A new report from Marsh notes that “as demand grows from consumers, investors and governments for businesses to become more sustainable, companies are beginning to change their strategy and planning.”
The white paper, Sustainability – Managing Your Risk, notes that while there can be a number of benefits to business, “both to reputation and the bottom line,” there are also “considerable risk implications.”
Marsh points out that “businesses today are increasingly judged by stakeholders not just on financial results but also on their impact on the environment and society. The cost savings it can bring are now becoming more apparent, as are the risks of not doing so.”
Dr. Cliff Warman, Leader of Marsh’s Environmental Practice in Europe, the Middle East and Africa (EMEA) explained: “Adopting a sustainability strategy needn’t involve turning a business upside down. It can take the form of small incremental changes to processes, such as trimming the use of a particular raw material, keeping a closer eye on energy and water consumption and reusing or recycling more. At heart it’s the application of good housekeeping principles.”
The paper recommends that companies develop a “robust sustainability strategy that includes identifying and managing risks arising from the needs for changing processes, such as environmental, supply chain, reputational and operational risks.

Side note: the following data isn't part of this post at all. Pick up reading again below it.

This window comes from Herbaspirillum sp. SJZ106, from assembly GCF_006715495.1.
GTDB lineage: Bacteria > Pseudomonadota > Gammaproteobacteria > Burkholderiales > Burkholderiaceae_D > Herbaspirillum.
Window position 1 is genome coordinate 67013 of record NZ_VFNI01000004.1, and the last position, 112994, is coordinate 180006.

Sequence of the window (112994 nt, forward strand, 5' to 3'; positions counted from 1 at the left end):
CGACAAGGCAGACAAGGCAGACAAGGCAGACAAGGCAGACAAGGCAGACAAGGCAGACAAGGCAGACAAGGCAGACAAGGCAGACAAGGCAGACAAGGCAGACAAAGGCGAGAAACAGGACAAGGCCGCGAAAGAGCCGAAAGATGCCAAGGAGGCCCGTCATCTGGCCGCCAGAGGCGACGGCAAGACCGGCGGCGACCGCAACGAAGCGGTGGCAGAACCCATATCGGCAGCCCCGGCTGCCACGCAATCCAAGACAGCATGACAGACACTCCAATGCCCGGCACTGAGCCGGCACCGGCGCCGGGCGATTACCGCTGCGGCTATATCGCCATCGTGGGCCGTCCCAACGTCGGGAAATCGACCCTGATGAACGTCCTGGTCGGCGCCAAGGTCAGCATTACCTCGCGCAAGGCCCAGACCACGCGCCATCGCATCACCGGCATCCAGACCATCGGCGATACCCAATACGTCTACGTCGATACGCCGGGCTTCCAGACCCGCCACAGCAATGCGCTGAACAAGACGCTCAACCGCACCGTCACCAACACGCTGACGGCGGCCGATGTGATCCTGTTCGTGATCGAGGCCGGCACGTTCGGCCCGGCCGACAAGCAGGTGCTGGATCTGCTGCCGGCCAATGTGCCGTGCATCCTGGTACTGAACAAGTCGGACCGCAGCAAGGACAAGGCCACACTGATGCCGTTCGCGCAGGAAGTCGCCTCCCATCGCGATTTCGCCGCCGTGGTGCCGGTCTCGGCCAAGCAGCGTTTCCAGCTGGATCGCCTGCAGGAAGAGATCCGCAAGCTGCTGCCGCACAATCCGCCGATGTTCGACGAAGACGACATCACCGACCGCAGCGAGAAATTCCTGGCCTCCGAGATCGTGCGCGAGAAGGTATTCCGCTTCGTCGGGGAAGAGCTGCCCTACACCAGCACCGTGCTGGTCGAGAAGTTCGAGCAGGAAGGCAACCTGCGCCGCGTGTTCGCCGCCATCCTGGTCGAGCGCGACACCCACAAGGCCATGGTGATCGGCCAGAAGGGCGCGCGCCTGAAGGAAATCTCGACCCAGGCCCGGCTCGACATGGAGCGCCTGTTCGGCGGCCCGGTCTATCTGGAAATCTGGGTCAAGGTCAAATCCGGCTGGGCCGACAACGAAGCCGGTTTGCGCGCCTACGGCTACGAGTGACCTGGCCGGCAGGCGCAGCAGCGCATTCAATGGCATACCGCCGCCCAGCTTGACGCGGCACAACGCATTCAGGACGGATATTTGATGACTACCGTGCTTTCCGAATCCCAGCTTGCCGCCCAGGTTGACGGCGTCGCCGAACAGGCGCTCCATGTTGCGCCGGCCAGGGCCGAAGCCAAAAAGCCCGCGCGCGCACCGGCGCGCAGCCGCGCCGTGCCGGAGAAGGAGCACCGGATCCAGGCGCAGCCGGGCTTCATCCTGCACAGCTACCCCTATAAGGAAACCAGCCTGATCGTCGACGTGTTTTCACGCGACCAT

“They then need to implement sustainability projects which can address these risks and which in turn have been fully risk-assessed. Strategies can include the increased use of renewable energy and green technology, more efficient waste management and recycling, progressive reduction in water usage, and achieving more utility from natural resources.”
Marsh listed the following as the principle areas in the approach to sustainability:
— Strategy – Assess the environmental risks/opportunities, determine the commerciality of existing products and services, define the key actions to improve the environmental performance and promote sustainability within the business.
— Resources – Identify the flow of resources including raw materials, water and energy through the business, define the process improvements needed to optimise resource use and minimise waste. Consider options for recycling unavoidable waste streams and highlight areas where waste from one process may become a resource for another.
— Liability management – Estimate the scale of environmental liabilities in a comprehensive manner and identify options for managing environmental risks in order to prevent environmental damage and future requirements for remediation.
— Governance – Develop environmental risk assessment and environmental risk management processes, define roles and responsibilities for key resources, develop systems to allow environmental information to flow through the business as necessary and agree requirements and forms for reporting of environmental information.
Dr. Warman added: “Governments worldwide have set ambitious environmental targets, backed up by legislation such as the European Union’s Environmental Liability Directive. Under this legislation, the penalties for causing environmental damage can be severe, both to company finances and reputation. Sustainability is no longer about social conscience; it makes good business sense. Many investors, customers and regulators are making their own decisions based on a firm’s commitment to sustainability.”
To obtain a copy of Sustainability – Managing Your Risks, go to: www.marshatairmic.com.
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